St. Louis area hospitals at 85-90% capacity due to pandemic

Regional News

ST. LOUIS COUNTY, Mo. (KTVI) – St. Louis County leaders said the latest COVID data is concerning.

St. Louis Metro Pandemic Task Force leader Dr. Alex Garza said they are seeing a high number of occupied hospital beds with about 90 percent of healthcare beds full in the SSM Health system. The numbers were slightly lower in metro hospitals at 85 percent.

“Speaking with our task force hospitals yesterday that same sort of level was echoed across all the hospitals from St. Luke’s to Mercy to BJC,” Dr. Garza said. “We normally don’t operate at that high of a level.”

However, Dr. Garza said it is not only the lack of room that is stressful, but it is also the concern that there are not enough healthcare workers to staff those hospital beds because more frontline workers are catching the virus.

“In addition to being full, we’re also seeing an increasing number of our workforce is being exposed to COVID, not necessarily in the hospitals, but out in the community, so then they become quarantined for two weeks,” Dr. Garza said. “It’s not just only a question of an increased volume of COVID patients, it’s also COVID out in the community is causing problems with the workforce, so we’re decreasing our capability to take care of patients as well.”

This means hospitals could slow down on performing elective procedures to ensure there are enough hospital beds in the region.

St. Louis County Executive Sam Page said he is concerned with the current trend.

“It’s going in the wrong direction. We have seen around 250 cases a day in St. Louis County now for the past couple of days. That’s too many,” he said.

Dr. Garza and Page are urging residents to take the pandemic seriously as new COVID-19 hospitalizations are on the rise again, reaching pre-summer levels.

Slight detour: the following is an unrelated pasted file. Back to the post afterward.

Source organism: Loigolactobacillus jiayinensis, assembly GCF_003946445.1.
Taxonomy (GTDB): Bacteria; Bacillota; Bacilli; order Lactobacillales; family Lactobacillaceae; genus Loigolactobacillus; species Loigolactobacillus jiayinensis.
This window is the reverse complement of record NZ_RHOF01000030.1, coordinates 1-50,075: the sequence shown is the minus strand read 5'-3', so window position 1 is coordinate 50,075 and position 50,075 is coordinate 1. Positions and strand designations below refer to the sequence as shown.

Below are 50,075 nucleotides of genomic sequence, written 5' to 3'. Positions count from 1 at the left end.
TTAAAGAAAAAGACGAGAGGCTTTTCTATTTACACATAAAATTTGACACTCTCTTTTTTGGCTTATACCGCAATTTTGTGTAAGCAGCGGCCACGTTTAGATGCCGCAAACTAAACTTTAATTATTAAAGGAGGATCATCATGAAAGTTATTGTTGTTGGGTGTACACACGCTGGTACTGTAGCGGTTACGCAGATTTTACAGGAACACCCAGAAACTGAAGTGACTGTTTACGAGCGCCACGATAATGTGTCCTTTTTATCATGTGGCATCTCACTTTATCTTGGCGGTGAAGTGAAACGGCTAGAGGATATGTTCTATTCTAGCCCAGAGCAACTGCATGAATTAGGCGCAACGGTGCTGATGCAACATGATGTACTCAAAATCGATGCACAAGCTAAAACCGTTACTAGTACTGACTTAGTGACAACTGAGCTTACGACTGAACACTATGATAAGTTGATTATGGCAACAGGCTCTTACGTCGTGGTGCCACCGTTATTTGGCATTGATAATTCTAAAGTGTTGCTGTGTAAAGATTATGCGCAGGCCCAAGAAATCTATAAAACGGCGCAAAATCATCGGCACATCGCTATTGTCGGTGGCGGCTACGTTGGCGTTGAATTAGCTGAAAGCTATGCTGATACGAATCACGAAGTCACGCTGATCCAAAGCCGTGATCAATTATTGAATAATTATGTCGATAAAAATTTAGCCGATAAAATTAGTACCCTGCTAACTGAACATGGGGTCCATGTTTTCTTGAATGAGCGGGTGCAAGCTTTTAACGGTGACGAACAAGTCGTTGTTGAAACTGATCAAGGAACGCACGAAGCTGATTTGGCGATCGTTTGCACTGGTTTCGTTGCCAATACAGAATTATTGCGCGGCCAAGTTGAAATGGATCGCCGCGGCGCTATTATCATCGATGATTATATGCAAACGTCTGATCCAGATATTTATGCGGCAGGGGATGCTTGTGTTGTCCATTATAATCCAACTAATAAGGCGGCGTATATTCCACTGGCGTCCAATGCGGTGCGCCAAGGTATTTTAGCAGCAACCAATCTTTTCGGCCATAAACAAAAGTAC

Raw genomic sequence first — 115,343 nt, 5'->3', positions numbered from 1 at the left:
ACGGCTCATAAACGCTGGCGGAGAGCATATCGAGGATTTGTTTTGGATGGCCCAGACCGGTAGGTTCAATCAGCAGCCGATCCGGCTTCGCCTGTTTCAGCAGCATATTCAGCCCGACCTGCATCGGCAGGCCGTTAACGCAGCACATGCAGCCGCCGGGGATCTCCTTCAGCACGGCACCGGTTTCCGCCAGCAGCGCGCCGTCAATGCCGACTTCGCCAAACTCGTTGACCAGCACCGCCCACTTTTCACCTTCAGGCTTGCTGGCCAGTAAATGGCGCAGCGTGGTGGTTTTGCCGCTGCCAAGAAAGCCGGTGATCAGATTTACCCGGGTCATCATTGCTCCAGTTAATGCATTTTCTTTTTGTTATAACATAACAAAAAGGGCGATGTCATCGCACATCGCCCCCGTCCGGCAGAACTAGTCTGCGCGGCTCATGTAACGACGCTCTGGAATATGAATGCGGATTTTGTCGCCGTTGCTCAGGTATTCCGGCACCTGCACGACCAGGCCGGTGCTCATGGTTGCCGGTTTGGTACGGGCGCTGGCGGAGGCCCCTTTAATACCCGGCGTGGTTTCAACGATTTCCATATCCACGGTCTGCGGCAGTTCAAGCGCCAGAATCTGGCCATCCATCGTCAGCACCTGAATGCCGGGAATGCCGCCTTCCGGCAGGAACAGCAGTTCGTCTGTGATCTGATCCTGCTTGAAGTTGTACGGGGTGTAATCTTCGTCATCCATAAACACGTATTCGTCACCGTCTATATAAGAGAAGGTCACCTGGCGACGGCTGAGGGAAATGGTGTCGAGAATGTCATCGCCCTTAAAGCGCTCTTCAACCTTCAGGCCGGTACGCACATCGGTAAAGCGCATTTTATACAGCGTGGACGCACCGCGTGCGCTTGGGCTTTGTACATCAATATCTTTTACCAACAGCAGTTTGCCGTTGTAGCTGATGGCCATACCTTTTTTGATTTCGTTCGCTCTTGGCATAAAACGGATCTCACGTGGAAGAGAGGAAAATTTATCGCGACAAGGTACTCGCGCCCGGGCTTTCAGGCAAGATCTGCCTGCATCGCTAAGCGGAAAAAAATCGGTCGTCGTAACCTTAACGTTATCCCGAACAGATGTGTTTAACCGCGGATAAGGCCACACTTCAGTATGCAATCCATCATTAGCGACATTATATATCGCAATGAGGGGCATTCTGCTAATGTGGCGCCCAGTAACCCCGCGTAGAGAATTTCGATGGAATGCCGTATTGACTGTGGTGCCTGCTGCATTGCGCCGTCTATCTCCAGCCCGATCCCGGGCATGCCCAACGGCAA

Dr. Page said he does not want to put more restrictions into place, but the community needs to do their part to stay socially distant, avoid large gatherings and wear a mask.

“I don’t think we’re ready for a stay at home orders right now. But I think it’s time for everyone to say and recognize what Dr. Garza said, too many people are getting COVID it’s moving too fast for our community.” Dr. Page said. “Hospitals are reaching a point of stress on hospital workers are becoming stressed.”

Dr. Garza also said it would be difficult to implement a stay-at-home order again because it hurt the economy so much. Instead, he urges the community to take small, incremental steps to stop the spread. That includes wearing a mask, washing your hands, keeping your distance and avoiding large gatherings.

Dr. Garza said there is a lot coming up that could take the coronavirus in the wrong direction, including cooler weather, flu season and students heading back into classrooms.

Both county leaders are urging community members to do their part and stop the spread of the virus.

“If we could get everyone to do those things, we can go back to doing normal stuff,” Dr. Garza said.

“My plea is to accept our public health orders. We know that this is not normal, it wasn’t what we were doing a year ago, it does require some sacrifice, everyone’s going to be giving up something to get to the other side of the COVID,” Dr. Page said. “Some members of our community have lost their lives or lost loved ones. Some have lost their jobs, some other businesses are struggling, and no one is doing everything that they were doing a year ago. It’s going to require some sacrifice. So everybody needs to step up.”

Dr. Page said this is a tough time for the community, but it’s not the first pandemic.
“We’ve been through this before, it’s been 100 years since we faced a worldwide pandemic, but we can do this. We did this. We’ve done this in the past. We’re a very resilient community and I believe we can get through this together, but it does require some sacrifice, and it will not be normal, it will not be the same as it was six months or a year ago,” he said.

The St. Louis Metro Pandemic Task Force released the following data Wednesday.

  • New hospital admissions (data lagged two days) increased from 42* Tuesday to 55 Wednesday.
  • The seven-day moving average of hospital admissions (data lagged two days) decreased from 48 Tuesday to 47 Wednesday.
  • The seven-day moving average of hospitalizations increased – from 322 Tuesday to 331 Wednesday.
  • Inpatient confirmed COVID positive hospitalizations increased – from 350 Tuesday to 372 Wednesday.
  • Inpatient suspected COVID positive hospitalizations increased – from 75 Tuesday to 104 Wednesday.
  • The number of confirmed COVID positive patients in the ICUs decreased – from 87 Tuesday to 86 Wednesday.
  • The number of confirmed COVID positive patients on ventilators decreased from – 45 Tuesday to 44 Wednesday.
  • Across the system hospitals, 42 COVID-19 patients were discharged yesterday, bringing the cumulative number of COVID-19 patients discharged to 7,200.

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